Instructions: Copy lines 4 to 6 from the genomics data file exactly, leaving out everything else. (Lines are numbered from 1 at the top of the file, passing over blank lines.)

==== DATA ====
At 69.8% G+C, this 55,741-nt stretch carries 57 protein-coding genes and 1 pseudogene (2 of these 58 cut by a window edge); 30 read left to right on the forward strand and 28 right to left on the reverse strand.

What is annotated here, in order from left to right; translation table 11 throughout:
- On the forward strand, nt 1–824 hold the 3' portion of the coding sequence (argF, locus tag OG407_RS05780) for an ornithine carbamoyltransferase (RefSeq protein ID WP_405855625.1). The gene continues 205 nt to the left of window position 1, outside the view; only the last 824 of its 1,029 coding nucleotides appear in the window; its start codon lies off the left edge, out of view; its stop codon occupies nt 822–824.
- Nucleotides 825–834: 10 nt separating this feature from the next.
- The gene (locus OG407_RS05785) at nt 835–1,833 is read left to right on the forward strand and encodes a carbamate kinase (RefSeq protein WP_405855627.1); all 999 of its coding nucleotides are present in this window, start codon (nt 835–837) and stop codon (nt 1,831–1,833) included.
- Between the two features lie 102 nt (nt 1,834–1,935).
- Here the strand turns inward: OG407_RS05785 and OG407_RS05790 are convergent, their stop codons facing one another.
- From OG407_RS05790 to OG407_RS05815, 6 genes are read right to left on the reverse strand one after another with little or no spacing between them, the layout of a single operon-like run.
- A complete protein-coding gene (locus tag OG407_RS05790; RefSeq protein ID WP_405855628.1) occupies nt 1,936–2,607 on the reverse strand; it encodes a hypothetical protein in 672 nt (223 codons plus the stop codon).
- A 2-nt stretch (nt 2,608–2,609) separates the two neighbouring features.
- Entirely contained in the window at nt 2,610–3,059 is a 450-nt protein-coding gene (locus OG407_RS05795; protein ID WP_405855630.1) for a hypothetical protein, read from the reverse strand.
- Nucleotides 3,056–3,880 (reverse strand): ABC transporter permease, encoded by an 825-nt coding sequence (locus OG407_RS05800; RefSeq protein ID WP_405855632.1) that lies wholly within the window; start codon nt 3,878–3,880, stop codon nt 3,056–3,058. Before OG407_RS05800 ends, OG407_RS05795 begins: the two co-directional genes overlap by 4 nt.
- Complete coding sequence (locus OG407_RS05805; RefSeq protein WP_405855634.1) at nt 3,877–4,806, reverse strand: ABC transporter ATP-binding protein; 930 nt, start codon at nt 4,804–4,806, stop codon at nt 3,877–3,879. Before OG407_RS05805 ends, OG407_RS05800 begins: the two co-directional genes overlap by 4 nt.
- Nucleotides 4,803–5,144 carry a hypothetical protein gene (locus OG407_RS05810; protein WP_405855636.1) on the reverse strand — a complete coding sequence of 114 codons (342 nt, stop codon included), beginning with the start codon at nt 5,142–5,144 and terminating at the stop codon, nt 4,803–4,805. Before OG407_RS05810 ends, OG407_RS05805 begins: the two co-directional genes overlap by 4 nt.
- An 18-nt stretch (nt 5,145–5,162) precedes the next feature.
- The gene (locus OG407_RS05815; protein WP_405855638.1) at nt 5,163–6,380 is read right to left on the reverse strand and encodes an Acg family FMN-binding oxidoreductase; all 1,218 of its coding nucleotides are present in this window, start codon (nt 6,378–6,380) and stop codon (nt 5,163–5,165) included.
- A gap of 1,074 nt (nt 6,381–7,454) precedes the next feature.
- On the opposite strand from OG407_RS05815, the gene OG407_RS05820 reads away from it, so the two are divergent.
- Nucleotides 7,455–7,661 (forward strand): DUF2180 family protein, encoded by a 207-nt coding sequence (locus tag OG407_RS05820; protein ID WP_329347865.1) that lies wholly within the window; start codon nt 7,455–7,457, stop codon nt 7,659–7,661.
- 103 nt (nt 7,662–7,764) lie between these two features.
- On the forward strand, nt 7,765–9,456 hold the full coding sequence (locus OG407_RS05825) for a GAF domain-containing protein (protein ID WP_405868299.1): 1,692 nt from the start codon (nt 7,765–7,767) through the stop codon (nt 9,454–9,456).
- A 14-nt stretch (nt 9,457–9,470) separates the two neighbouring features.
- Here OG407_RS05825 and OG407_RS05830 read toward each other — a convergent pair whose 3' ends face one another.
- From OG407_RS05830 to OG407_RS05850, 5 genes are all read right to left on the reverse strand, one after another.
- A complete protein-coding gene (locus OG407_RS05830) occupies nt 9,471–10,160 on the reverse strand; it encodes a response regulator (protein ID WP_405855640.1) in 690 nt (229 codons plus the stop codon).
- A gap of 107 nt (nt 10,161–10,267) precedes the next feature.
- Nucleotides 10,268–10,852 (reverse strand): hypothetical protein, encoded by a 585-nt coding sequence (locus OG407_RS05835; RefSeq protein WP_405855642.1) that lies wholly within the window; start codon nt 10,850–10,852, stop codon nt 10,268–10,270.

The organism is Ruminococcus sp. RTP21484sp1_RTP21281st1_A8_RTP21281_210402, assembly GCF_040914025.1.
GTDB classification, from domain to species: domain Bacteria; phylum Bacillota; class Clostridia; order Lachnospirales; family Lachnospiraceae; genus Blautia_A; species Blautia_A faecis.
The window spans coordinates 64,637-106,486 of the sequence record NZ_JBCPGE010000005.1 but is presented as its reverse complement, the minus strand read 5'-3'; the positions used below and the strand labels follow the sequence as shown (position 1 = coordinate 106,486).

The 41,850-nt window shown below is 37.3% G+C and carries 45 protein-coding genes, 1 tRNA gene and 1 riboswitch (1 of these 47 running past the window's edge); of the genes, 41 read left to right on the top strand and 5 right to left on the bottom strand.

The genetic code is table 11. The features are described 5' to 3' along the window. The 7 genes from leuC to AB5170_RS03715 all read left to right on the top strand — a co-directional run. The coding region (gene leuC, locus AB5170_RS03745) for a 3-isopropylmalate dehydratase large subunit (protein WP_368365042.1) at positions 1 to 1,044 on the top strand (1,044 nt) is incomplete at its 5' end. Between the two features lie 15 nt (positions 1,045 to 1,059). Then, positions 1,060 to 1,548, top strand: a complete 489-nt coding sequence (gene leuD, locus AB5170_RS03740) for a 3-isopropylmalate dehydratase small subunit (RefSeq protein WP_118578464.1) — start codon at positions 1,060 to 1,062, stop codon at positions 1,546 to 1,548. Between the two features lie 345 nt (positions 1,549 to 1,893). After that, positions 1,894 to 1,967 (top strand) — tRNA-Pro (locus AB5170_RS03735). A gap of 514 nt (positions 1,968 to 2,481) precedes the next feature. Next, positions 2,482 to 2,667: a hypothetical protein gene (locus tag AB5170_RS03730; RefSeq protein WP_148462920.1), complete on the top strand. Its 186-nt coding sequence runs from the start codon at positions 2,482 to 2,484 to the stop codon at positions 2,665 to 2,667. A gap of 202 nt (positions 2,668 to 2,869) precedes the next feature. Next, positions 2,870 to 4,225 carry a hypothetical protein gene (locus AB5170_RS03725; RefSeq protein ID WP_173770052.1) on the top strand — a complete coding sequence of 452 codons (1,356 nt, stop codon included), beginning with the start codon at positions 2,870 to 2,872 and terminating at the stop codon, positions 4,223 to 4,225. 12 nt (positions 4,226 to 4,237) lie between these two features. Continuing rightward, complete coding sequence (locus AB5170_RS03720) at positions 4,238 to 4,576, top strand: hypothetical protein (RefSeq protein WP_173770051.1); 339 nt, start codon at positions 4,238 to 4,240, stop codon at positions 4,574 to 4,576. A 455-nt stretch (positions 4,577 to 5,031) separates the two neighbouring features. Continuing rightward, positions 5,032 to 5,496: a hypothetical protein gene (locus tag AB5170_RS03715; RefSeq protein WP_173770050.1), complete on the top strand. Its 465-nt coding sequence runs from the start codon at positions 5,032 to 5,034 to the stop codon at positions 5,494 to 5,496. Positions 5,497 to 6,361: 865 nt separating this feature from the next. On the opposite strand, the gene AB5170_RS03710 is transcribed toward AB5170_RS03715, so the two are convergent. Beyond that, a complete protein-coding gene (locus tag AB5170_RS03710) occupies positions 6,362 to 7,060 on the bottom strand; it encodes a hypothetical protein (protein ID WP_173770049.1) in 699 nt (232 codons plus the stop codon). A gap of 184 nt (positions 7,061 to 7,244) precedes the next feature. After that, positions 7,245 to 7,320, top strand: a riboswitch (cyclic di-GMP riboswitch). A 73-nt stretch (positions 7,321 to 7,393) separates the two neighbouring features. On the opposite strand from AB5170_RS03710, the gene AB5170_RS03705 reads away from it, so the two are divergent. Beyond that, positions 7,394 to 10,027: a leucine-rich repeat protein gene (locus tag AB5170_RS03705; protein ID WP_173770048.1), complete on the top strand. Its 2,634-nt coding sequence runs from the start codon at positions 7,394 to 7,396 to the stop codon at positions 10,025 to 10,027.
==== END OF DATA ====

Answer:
- Nucleotides 825–834: 10 nt separating this feature from the next.
- The gene (locus OG407_RS05785) at nt 835–1,833 is read left to right on the forward strand and encodes a carbamate kinase (RefSeq protein WP_405855627.1); all 999 of its coding nucleotides are present in this window, start codon (nt 835–837) and stop codon (nt 1,831–1,833) included.
- Between the two features lie 102 nt (nt 1,834–1,935).